Wounded Navy SEAL To Run For Office

Navy SEAL
that's some real "Tom Clancey" stuff right there!

A retired Navy SEAL while serving his third combat tour in the June of 2012, faced a modified explosive device in Helmand province of Afghanistan. The explosive device caused him to lose his right eye, while his left eye sustained severe damage.

Dan Crenshaw was told by the doctors that he would not be able to see again, but through multiple surgeries and procedures later he regained his sight of the left eye with the help of specialized contact lenses. Just after four months, the Navy Seal was fitted with a glass eye and a signature eye-patch. He was back on the shooting range in Mississippi as he trained to rejoin his teammates.

Crenshaw, who has served his combat tours in Iraq and Afghanistan and has been responsible for leadership posts in Bahrain and South Korea before, had to medically retire in 2016 and is now planning on his battle for a seat in the U.S. House.

“What makes me get up in the morning is knowing I’m doing something for the country and I was not ready to quit that,” Crenshaw said in a statement. “I think this is why I’m driven to Congress now, because it’s another path I can take to make a positive impact on people’s lives and serve in a way that is meaningful and push for values that I believe in.”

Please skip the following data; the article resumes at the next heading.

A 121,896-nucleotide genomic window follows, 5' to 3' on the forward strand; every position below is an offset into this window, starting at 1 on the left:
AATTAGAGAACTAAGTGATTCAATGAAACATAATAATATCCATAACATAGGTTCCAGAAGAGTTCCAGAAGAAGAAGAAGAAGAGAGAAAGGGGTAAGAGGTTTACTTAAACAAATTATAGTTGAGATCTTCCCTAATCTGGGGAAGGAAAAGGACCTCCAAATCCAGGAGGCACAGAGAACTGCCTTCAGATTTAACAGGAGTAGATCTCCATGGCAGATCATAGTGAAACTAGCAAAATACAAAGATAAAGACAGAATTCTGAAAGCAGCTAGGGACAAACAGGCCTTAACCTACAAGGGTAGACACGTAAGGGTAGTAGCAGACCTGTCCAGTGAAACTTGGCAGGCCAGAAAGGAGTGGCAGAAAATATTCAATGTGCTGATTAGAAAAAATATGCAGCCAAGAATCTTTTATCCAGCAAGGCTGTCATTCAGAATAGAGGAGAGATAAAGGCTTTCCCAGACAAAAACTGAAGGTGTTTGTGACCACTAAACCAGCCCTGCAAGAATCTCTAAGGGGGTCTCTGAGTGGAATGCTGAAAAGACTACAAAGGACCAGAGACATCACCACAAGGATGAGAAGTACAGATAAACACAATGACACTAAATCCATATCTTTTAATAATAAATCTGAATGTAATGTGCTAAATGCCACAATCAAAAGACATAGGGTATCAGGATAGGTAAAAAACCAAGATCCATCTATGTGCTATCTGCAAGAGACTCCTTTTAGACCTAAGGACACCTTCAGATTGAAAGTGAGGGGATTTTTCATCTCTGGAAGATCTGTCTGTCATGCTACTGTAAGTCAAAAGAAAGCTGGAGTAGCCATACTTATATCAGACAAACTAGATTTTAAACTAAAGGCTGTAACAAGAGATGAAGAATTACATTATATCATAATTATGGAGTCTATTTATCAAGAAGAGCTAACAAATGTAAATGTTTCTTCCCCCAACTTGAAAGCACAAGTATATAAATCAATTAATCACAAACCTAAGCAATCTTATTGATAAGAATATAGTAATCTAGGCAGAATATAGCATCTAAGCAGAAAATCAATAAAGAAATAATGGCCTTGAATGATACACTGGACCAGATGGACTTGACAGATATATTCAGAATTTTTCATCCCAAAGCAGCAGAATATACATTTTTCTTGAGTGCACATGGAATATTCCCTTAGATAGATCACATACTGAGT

He is among one of the nine candidates who would be competing from Texas’s Republican Primary on 9th March this year to take Representative Ted Poe’s seat. Furthermore, he is one of the three veterans from Military who are running for the seat. The other two being the retired Army 2nd Lt. Jonny Havens – served twice in Iraq, and Jon Spiers, who had worked as a surgeon in the Army Reserves.

He had said that his most recent deployments in Middle East regions and South Korea is what gives him an edge over other candidates, it also provides him deep insights into the pressing and serious national security challenges like the proliferation of weapons by both, Iran and North Korea, and severe threats faced because of Islamic terrorism.

He was appreciative of President Donald Trump’s strong-arm approach to face North Korea, which he had described as the topmost threat faced by the United States.

“We have to jolt the system a little bit,” Crenshaw said. “As crazy as the rhetoric sounds to a lot of people, [Trump] has to provide that credible threat in order to bring the Chinese onboard to pressure North Korea and really make some changes with the regime’s behavior.”

Crenshaw, who had previously also received a master’s degree in public administration from the Harvard’s Kennedy School of Government, said in addition to the foreign threats, Americans also need protection from severely high taxes, the overregulation, and government infringements on the freedoms and rights such as the right to bear arms.

“The swamp needs credibility,” he said. “Our vision should be one of optimism, one of limited government, where we first ask what we can do for our community and our country and not the other way around. That’s the true essence of conservatism.”